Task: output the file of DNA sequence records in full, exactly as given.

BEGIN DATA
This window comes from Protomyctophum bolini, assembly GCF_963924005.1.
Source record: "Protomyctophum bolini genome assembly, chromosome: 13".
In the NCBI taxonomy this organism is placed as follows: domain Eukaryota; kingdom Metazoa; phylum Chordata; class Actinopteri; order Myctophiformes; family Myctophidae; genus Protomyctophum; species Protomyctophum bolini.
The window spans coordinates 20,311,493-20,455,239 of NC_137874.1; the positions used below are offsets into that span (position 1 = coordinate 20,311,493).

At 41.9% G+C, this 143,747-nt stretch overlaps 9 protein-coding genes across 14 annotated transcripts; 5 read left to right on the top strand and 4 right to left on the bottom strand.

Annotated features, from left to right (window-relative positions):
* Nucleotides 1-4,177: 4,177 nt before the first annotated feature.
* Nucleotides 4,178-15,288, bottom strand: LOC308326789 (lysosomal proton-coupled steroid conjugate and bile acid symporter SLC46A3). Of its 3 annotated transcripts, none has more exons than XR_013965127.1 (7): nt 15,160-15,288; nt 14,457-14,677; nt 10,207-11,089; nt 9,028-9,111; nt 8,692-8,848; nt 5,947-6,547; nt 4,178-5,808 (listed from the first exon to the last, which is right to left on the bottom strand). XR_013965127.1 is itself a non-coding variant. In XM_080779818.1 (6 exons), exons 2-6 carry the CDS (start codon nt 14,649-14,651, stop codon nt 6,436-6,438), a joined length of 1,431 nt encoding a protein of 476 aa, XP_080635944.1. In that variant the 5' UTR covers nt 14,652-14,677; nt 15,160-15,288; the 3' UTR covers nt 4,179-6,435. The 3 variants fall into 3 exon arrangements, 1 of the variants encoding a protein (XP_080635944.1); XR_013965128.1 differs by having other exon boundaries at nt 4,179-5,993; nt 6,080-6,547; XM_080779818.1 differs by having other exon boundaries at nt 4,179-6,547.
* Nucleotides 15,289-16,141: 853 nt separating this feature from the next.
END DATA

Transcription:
This window comes from Protomyctophum bolini, assembly GCF_963924005.1.
Source record: "Protomyctophum bolini genome assembly, chromosome: 13".
In the NCBI taxonomy this organism is placed as follows: domain Eukaryota; kingdom Metazoa; phylum Chordata; class Actinopteri; order Myctophiformes; family Myctophidae; genus Protomyctophum; species Protomyctophum bolini.
The window spans coordinates 20,311,493-20,455,239 of NC_137874.1; the positions used below are offsets into that span (position 1 = coordinate 20,311,493).

At 41.9% G+C, this 143,747-nt stretch overlaps 9 protein-coding genes across 14 annotated transcripts; 5 read left to right on the top strand and 4 right to left on the bottom strand.

Annotated features, from left to right (window-relative positions):
* Nucleotides 1-4,177: 4,177 nt before the first annotated feature.
* Nucleotides 4,178-15,288, bottom strand: LOC308326789 (lysosomal proton-coupled steroid conjugate and bile acid symporter SLC46A3). Of its 3 annotated transcripts, none has more exons than XR_013965127.1 (7): nt 15,160-15,288; nt 14,457-14,677; nt 10,207-11,089; nt 9,028-9,111; nt 8,692-8,848; nt 5,947-6,547; nt 4,178-5,808 (listed from the first exon to the last, which is right to left on the bottom strand). XR_013965127.1 is itself a non-coding variant. In XM_080779818.1 (6 exons), exons 2-6 carry the CDS (start codon nt 14,649-14,651, stop codon nt 6,436-6,438), a joined length of 1,431 nt encoding a protein of 476 aa, XP_080635944.1. In that variant the 5' UTR covers nt 14,652-14,677; nt 15,160-15,288; the 3' UTR covers nt 4,179-6,435. The 3 variants fall into 3 exon arrangements, 1 of the variants encoding a protein (XP_080635944.1); XR_013965128.1 differs by having other exon boundaries at nt 4,179-5,993; nt 6,080-6,547; XM_080779818.1 differs by having other exon boundaries at nt 4,179-6,547.
* Nucleotides 15,289-16,141: 853 nt separating this feature from the next.